This comes on the heels of Marietta's recent mass, citywide tree replacement program.

Volunteers are needed to help preserve and beautify this area. Check-in and refreshments begin at 8:30 a.m. with a demonstration and planting at 9 a.m. To celebrate the successful season, a cookout will follow the tree planting.

Pre-registration is required to ensure adequate food, supplies and planting materials for volunteers. To volunteer, visit Keep Cobb Beautiful, or call (770) 528-1135 and ask for the Cobb Trees program.

Ambrosia Beetle Activity Sighted in Georgia Nursery

The dreaded Asian Ambrosia Beetle has made its seasonal appearance. Asian ambrosia beetle damage was found at two Georgia nurseries [names withheld], attacking an October Glory red maple and some other woody plant material.

The Asian Ambrosia beetle is a minute ambrosia beetle of Asian origin that was first detected in the continental United States near Charleston, South Carolina. It apparently has spread along the lower Piedmont region and coastal plain to North Carolina, Louisiana, Florida, and East Texas.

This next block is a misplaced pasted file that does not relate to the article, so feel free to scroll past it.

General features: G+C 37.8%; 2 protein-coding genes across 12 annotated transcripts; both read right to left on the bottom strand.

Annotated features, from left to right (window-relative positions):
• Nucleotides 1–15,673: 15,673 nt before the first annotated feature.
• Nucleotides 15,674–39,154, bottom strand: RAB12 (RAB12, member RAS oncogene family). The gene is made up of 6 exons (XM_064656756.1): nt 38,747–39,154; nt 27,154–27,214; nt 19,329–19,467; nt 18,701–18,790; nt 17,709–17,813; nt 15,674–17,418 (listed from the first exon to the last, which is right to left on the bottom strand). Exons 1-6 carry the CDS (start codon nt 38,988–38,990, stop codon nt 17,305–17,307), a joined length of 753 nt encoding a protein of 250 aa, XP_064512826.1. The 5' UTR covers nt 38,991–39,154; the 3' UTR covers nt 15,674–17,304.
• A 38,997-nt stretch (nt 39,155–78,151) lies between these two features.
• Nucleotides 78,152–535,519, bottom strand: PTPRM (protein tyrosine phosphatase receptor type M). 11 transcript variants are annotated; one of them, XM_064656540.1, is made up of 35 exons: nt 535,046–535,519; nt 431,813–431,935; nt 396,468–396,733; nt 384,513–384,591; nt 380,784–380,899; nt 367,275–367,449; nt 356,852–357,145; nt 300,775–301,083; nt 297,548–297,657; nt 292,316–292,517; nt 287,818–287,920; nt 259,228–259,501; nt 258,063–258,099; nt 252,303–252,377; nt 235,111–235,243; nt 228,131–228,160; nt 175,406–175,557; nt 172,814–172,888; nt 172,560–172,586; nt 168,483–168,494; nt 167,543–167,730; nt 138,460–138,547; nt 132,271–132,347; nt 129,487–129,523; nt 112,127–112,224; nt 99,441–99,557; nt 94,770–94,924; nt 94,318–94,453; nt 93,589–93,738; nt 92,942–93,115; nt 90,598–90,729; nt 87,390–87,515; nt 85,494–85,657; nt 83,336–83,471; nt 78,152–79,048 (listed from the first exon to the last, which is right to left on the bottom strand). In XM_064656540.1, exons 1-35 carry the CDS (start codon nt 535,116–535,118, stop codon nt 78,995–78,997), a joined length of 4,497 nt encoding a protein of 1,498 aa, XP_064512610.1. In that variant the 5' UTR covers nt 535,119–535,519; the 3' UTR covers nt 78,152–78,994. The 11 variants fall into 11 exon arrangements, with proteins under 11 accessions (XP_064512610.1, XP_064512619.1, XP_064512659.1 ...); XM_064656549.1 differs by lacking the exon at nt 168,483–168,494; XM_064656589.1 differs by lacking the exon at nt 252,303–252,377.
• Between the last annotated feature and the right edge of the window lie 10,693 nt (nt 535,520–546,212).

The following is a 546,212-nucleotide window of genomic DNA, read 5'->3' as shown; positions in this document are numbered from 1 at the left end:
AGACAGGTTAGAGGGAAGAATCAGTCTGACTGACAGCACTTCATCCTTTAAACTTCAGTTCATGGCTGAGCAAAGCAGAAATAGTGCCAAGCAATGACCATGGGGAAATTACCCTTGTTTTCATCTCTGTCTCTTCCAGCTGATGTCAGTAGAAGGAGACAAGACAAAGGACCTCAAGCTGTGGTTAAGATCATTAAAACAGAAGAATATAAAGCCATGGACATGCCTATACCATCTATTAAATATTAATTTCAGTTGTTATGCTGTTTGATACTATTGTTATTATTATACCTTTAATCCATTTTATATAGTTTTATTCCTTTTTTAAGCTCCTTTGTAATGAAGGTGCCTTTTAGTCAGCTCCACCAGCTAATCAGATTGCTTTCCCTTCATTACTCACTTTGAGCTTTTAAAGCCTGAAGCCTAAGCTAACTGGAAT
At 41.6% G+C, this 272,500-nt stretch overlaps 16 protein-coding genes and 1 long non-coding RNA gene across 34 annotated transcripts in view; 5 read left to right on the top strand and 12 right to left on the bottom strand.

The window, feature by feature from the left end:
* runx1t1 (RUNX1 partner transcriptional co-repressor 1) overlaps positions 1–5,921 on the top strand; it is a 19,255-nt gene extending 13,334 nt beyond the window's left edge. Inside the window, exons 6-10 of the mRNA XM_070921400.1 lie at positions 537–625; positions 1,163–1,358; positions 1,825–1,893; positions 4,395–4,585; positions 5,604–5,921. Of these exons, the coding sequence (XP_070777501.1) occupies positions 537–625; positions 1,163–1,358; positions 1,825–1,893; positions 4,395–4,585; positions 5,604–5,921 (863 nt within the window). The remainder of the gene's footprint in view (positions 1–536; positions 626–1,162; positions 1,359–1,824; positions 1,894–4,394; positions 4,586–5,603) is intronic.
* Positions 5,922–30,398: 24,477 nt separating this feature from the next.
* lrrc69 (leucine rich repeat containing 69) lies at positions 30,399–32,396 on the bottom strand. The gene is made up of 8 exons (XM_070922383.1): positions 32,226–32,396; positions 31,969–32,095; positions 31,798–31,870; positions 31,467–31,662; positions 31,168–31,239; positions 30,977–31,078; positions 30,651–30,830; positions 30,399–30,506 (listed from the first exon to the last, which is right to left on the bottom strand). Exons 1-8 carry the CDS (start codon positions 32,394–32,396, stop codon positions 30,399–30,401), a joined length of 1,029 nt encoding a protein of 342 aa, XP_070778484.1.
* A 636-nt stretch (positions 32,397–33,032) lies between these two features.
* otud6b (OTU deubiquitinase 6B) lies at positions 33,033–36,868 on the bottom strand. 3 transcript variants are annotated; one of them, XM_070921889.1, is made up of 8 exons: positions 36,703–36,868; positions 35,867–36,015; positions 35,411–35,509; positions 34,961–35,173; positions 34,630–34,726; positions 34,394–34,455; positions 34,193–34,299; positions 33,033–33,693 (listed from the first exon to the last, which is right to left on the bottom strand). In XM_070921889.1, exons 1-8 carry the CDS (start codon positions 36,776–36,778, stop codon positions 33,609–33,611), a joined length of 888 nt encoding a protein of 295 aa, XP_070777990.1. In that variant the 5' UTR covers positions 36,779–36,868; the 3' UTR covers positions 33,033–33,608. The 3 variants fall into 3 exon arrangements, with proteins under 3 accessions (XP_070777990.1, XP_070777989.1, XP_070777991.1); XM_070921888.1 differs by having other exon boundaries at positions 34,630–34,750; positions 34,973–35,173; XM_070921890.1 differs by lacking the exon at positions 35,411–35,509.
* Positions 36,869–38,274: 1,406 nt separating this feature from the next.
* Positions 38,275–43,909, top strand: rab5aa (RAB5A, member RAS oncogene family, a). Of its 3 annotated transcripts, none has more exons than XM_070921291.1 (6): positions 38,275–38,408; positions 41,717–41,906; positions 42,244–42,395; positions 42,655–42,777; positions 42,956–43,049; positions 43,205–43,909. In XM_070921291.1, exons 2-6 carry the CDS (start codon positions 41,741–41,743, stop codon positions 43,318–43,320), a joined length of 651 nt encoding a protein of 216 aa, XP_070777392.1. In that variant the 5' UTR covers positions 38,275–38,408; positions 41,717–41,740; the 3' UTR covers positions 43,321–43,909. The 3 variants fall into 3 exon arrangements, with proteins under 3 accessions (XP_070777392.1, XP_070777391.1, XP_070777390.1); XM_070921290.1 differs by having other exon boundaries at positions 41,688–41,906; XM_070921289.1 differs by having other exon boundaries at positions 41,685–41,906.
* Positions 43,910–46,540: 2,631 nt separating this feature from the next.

Xylosandrus crassiusculus adult beetles and larva bore into the trunks of trees, excavating a system of tunnels and introduce a fungus on which they feed. The fungus clogs the xylem, killing the plant. Beetle damage can be seen as spines of boring dust, with the appearance of a broken toothpick, protruding from tiny holes. Unlike other ambrosia beetles, which normally attack only stressed or damaged plants, Asian ambrosia beetles can attack reasonably healthy plants.


Advanced Tree Appraisal Workshop

The Georgia Urban Forestry Council is offering an advanced skills course in tree appraisal:

Location: Macon Museum of Arts and Sciences, 4182 Forsyth Road, Macon, GA. Participants will review the common methodologies available to tree appraisers, and delve into how these methodologies apply to real-world scenarios. Topics will include tree appraisal theory, review of common alternative methods, unusual circumstances, and development of the value premise. Both beginners and more advanced students will benefit.

Instructors: Jesse Milton, President, Onebark, Board Certified Master Arborist; Rob Swanson, President, Specimen Tree, Certified Arborist February 11, 8:30 a.m to 4 p.m. $100 members, $110 non-members Lunch provided.